I remember when I was close to turning 16 years old, my parents and I started looking for a car. At the time, the Pontiac Sunfire was a really popular car, especially for kids. I was totally opposed to it. Why? It had daytime running lights. I thought that was totally uncool.
Isn't that so silly? Oh man, the mind of a 15 year old. I had no idea then how easy life was for me. Running lights? Really? That's what I was worried about? My parents, of course, liked the idea because it was for safety.
I think at the time, daytime running lights were a new concept. I wondered, why would I want lights that I couldn't turn off? That didn't make sense. Who cares about safety, I thought. It's all about looking cool.
Well, I didn't end up getting that Sunfire. My first car was a Mustang, which I drove for 9 years. I am not a sentimental person, but when I think about that car, I remember how much I LOVED that car. I think about this memory and it makes me laugh.
I was being such a brat. Meanwhile, my parents were thinking about how to keep me safe. That's what being a parent is about. After I had my daughter, I'll never forget the overwhelming feeling I had come over me. It is something that I really can't explain. It was like I had been bee-bopping around living for me for 26 years, and then all of a sudden, this person entered my life. A person who I knew I would throw myself in front of a bus to protect, if need be.
That is a crazy type of love; self-sacrificing and unconditional. I mean, you love your spouse, but it is not the same as the love you have for your child. They are part of you. Part of you runs through them. This was a difficult feeling for me to deal with in the beginning.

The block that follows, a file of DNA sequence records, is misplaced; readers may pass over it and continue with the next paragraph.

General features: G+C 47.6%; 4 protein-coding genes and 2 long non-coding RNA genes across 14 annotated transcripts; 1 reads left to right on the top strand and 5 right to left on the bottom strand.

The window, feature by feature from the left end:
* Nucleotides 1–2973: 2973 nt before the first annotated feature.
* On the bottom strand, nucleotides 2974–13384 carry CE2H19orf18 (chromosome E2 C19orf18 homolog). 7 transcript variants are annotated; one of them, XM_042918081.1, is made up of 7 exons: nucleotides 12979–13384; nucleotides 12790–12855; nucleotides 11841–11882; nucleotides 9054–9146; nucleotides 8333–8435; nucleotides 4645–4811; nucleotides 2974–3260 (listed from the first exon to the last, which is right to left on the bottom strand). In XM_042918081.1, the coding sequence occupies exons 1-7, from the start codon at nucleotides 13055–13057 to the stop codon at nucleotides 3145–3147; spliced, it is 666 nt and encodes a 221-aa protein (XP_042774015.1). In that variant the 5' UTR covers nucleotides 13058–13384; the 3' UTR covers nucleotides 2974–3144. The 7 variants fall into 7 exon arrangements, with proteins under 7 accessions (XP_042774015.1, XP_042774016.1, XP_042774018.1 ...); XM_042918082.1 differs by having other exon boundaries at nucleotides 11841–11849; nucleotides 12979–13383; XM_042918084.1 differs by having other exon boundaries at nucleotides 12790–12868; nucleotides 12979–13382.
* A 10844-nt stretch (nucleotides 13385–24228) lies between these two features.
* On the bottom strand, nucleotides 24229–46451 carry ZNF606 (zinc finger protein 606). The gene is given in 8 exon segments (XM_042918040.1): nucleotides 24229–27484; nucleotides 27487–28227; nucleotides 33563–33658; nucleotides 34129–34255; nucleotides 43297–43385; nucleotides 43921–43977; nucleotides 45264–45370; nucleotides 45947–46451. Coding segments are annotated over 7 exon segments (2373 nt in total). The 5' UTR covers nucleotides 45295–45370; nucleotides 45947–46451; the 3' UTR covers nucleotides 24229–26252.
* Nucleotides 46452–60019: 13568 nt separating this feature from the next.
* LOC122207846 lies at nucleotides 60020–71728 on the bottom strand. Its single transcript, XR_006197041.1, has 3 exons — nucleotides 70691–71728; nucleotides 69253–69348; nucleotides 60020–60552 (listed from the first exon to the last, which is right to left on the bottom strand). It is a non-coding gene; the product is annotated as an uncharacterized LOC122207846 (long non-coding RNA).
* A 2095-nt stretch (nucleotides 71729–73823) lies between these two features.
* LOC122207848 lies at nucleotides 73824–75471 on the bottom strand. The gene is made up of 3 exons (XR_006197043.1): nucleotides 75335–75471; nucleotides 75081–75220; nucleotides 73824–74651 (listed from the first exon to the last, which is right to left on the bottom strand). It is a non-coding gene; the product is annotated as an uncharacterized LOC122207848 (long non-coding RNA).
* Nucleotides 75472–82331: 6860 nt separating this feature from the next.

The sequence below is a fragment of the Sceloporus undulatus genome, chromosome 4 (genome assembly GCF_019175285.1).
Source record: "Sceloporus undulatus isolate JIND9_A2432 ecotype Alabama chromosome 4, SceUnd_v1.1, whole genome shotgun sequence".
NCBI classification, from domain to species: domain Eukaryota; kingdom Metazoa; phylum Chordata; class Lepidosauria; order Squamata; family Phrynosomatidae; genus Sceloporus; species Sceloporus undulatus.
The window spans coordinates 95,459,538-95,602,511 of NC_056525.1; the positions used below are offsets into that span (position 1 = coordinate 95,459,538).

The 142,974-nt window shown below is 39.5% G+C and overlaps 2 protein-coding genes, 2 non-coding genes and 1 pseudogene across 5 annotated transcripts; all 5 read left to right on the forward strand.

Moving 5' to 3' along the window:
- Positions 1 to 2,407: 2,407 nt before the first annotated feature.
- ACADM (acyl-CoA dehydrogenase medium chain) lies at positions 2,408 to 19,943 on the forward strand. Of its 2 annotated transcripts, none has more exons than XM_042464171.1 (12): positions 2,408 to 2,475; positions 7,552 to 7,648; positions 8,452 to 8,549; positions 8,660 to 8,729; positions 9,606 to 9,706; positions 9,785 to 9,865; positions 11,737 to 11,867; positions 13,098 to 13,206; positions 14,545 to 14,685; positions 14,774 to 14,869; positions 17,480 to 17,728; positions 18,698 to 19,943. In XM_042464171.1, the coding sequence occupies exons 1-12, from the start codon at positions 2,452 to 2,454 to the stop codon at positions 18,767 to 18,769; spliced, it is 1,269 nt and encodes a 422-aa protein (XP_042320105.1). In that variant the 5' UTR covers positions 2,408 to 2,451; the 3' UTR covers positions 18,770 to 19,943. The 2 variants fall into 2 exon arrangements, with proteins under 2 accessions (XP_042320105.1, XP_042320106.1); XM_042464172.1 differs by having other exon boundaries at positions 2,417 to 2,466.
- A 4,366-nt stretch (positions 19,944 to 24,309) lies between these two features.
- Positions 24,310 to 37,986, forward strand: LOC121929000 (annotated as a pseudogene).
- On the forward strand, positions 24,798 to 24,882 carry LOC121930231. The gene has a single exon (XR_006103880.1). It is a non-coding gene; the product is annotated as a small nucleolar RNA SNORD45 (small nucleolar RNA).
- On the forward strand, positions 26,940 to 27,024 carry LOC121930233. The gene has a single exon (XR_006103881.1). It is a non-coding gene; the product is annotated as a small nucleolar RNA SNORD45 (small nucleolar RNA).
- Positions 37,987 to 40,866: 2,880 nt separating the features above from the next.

There weren’t any baby books to prepare me for that feeling. I wanted to protect her from everything. If I could install running lights on her forehead, I would, so people would always see her coming. People won't bump into her, I will always be able to see her, and she will never get lost. However, that’s just not the way life works. That is not what it’s like to be a parent. Our children do get hurt and sometimes they make the wrong choices.
I think about the choices I have made in my life. I still can't imagine how conflicted my parents must have felt while I worked my way up the ladder of Planned Parenthood. My parents always taught me to be independent, to have a strong work ethic, to be a leader.
And, that's what I was doing. I was pouring my life into this organization that they despised. But, they were always proud of me and they were always proud of my accomplishments.
When I received the "employee of the year" award they were the first ones I called and they were proud. I called them first when I found out I would be sitting with Hillary Clinton at the PPFA national conference and they were proud. I called them first when I got the promotion to Health Center Director and they were proud.
They were always proud of me, not necessarily proud of my work. Where were those running lights? :) Where were those signs telling me that I was headed down a road that was unsafe, that it wouldn't be good for me?
I saw them, but I ignored them. The lights didn't help. The horns didn't help. Only the voice of Christ could penetrate my heart. He was the only one that could bust through the static and sound clearly. But where would I be now without that strong foundation given to me by my parents?
I wouldn't have known to even open my heart and my ears to hear the voice of Christ without that foundation. Our kids deserve that. They deserve more. They deserve our all. They deserve more than just that feeling of protection, we have to act.
We have to be proactive when it comes to our kids. Unfortunately, our kids don't come with built in running lights, we have to be the light for them.